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LETTERS TO THE EDITOR: A Good Read!

7/31/2013, 3 p.m.
I read the Informer every week and I would like to say to you and your staff that this week's ...

I read the Informer every week and I would like to say to you and your staff that this week’s paper is truly exceptional. The front-page photograph was captivating, and the paper was full of wonderful and informative articles.

I especially liked the articles by Gale Horton Gay on Maryland’s horse racing industry, and Stacy Brown’s article on why we should be addressing mental health issues in the African-American community. Finally, your article in the Life Style section on a film that addresses crimes against Black men, “Fruitvale Station,” again by Stacy M. Brown is more than timely.

The July 25, 2013 issue of the Informer has provided me and hopefully many others with a lot of positive, insightful news articles, and some really fantastic photographs.

Lawrence Michaels

Washington, D.C.

Historical Insight Shed on ‘The Road to Brown’

Thank you Shantella Sherman for your informative series, “The Road to Brown – Part 2, Massive Resistance and the Brown II Decision,” July 25, 2013. This historical recap gives us a look back at how certain states used their local or state laws to undermine a federal ruling to try and maintain segregation in their public schools.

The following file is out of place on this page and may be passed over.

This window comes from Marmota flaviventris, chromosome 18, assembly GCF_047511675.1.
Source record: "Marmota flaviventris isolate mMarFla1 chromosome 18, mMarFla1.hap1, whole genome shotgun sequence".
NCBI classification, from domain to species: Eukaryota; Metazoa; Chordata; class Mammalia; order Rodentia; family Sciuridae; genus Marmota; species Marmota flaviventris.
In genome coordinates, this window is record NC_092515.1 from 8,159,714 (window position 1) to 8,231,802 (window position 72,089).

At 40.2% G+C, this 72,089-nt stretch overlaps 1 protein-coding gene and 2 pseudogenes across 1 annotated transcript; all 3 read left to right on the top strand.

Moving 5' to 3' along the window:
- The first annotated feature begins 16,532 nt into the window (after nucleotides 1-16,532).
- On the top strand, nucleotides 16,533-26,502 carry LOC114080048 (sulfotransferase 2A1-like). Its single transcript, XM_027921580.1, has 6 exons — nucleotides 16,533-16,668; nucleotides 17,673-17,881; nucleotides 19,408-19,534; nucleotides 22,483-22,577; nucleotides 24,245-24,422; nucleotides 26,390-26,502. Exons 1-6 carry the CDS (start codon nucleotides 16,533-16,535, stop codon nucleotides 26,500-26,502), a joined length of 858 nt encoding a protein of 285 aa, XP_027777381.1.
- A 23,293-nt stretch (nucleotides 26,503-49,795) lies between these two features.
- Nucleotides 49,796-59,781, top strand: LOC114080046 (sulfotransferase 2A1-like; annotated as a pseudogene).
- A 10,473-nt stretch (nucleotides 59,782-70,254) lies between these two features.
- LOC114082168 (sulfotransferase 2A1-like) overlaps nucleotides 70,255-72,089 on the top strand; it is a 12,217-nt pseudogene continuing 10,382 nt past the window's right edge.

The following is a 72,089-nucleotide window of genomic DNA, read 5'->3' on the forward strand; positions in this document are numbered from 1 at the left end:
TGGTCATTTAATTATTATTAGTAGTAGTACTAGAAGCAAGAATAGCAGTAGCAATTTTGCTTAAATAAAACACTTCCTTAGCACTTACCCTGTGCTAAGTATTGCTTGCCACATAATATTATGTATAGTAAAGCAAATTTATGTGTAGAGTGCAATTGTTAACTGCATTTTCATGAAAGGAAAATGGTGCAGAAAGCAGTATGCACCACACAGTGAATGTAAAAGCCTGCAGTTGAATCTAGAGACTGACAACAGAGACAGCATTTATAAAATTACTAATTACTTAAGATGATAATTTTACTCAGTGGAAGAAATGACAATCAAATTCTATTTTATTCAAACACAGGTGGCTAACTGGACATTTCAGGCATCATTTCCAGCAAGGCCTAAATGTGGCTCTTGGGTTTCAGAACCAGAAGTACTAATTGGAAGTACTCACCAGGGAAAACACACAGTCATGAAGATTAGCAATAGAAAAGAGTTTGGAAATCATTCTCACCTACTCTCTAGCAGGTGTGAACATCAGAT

Today, in many places, schools are just as segregated as they were back then, and our students are still getting the shaft when it comes to a quality education. Some in America would like for us to forget the past and think we live in a post-racial era. They want us to think since we elected an African-American president everything is just fine.

After reading Ms. Sherman’s article and then looking at what Congress is trying to do, or not doing, and what the Supreme Court just did with the Voting Rights Act, some things look and sound very familiar.

I hope that the Informer continues to publish articles like these so that people – especially young people – will receive the education and information they do not generally get.

Betty K. Wilson

Washington, D.C.